Natural Resources, School of


First Advisor

Christopher J. Chizinski

Date of this Version



Fedele, A.D. 2017. Influences of Catch-and-Release Angling on Fish Avoidance Behavior. Master's thesis. University of Nebraska.


A THESIS Presented to the Faculty of The Graduate College at the University of Nebraska In Partial Fulfillment of Requirements For the Degree of Master of Science, Major: Natural Resource Sciences, Under the Supervision of Professor Christopher J. Chizinski. Lincoln, Nebraska: April 2017

Copyright (c) 2017 Alexis D. Fedele


Newly opened recreational fisheries provide the opportunity to explore direct social impacts on controlled (i.e., managed), naïve (i.e., previously unexploited by anglers) population of fish. Herein, we examine the direct influence of angling on wild fish populations, and aim to identify the behavioral outcomes in fish resulting from angling through laboratory experiments. Using two naïve fish populations from newly opened reservoirs in Nebraska, we assessed the short-term (30 d) response of fish populations to recreational angling. At one reservoir, we noted declining catch rates in catch-and-release regulated fish but not in harvested-regulated fish. We hypothesized that catch-and-released fish were given the opportunity to alter behavior, whereas harvested fish were presumably removed from the waterbody after capture with no opportunity to alter behavior. In addition, we evaluated behavioral types (i.e., bold and shy) in fish and whether they affect ability to learn to avoid subsequent recapture in the laboratory. Ration level and gear type, which consisted of a straightened hook with a worm (no hooking potential), a hook with a worm, and a lure with a worm, were varied across treatments to assess the role of hunger and visual cues on a fish’s propensity to be caught. We observed that both shy and bold individuals had a decreased probability of capture over the seven-day experiment. Bolder individuals exhibited a greater probability of capture across gear types compared to shyer individuals. Ration level appeared to have little influence on the probability of capture. Fish exposed to the control gear showed little change in the probability of capture. Fish exposed to lures exhibited lower probability of capture than the hook and control gears across behavioral types. The learned avoidance of capture has strong implications for fishing-induced evolution, efficacy of management regulations and satisfaction of anglers.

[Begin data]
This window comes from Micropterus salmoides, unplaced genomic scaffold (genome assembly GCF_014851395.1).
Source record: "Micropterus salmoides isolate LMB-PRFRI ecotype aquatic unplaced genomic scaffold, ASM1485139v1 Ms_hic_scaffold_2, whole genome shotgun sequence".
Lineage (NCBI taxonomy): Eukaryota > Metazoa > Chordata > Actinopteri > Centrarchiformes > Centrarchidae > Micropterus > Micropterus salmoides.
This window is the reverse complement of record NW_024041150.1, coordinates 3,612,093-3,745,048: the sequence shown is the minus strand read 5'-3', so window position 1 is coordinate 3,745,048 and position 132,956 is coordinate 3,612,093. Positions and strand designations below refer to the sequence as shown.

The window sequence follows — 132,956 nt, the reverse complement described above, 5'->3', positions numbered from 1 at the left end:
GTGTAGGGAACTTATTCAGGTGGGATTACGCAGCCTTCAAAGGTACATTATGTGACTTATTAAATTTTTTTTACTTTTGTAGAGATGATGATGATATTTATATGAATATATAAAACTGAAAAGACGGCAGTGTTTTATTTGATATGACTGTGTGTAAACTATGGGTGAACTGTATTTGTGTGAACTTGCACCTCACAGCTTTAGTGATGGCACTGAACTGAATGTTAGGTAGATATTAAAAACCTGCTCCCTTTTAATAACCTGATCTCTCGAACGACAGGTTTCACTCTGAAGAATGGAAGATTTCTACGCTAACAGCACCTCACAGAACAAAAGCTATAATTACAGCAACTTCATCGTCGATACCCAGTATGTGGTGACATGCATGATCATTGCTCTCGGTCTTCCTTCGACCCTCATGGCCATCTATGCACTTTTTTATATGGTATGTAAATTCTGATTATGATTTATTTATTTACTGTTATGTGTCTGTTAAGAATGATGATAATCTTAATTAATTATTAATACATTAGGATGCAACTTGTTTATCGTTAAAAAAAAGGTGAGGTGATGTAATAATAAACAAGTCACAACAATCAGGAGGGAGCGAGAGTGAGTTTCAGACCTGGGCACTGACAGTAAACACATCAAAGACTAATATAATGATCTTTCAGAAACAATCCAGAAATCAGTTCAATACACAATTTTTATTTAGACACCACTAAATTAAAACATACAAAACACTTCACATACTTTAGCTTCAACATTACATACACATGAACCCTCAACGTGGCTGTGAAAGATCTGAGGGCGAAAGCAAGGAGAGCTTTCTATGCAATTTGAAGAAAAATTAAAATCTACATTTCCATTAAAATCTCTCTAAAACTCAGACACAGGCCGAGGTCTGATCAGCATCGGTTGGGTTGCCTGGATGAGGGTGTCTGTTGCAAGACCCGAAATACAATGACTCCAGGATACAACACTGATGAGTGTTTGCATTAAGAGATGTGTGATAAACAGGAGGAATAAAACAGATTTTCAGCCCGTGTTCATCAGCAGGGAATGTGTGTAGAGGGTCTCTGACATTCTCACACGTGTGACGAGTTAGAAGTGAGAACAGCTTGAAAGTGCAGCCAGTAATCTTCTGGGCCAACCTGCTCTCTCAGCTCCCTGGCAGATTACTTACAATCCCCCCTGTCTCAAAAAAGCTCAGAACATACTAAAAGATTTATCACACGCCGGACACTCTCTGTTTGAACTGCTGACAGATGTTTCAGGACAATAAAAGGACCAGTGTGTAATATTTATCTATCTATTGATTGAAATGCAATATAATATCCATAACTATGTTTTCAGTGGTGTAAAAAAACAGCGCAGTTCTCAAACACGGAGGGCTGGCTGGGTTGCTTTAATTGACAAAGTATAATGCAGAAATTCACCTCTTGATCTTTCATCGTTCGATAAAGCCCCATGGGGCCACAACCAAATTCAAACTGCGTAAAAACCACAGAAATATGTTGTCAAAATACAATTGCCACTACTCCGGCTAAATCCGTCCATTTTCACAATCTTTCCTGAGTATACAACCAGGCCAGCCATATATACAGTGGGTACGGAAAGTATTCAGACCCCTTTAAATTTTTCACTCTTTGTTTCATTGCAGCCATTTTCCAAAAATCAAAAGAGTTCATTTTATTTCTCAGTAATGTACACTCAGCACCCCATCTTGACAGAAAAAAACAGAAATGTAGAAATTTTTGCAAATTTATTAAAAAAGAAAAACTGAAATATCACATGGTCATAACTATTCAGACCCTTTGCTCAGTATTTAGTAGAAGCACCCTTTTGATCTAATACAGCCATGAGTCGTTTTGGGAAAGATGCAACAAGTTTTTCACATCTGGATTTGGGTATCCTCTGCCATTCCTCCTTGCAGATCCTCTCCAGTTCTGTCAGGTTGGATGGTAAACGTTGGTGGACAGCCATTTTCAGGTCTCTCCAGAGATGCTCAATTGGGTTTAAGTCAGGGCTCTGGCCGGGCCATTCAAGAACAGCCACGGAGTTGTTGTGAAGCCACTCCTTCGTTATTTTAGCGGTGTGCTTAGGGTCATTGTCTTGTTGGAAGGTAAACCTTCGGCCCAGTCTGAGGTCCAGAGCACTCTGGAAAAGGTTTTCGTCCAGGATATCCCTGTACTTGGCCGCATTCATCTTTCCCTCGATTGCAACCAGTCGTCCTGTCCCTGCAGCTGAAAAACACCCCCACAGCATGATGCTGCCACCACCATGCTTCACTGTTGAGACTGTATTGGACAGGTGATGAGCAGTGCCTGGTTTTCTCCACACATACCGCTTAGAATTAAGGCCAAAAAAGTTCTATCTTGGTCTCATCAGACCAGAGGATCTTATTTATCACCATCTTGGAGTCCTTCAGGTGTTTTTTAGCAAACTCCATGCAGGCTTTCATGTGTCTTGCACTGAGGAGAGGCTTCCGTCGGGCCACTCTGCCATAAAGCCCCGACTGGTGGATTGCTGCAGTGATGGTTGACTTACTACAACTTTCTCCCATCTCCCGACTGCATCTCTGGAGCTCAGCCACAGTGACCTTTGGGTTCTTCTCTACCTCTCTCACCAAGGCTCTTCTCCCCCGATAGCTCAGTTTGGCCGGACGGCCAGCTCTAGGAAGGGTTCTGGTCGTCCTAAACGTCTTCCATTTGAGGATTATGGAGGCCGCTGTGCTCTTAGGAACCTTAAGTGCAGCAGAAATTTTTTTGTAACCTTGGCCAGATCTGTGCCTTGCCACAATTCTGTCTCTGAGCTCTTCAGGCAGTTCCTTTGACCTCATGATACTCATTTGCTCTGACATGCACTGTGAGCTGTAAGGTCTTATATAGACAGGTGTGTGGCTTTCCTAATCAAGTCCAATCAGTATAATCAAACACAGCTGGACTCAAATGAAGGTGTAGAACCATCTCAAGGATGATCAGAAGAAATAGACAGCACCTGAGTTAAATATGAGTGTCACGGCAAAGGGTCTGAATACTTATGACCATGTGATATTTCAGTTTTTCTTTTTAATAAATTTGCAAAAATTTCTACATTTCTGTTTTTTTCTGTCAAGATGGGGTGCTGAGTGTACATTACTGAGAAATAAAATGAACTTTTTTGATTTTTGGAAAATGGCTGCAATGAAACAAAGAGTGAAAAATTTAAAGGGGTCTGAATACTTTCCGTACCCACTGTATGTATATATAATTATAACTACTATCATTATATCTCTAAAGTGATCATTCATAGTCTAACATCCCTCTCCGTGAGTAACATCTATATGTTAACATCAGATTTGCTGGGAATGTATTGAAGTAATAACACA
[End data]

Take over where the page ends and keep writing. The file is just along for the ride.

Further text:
Advisor: Christopher J. Chizinski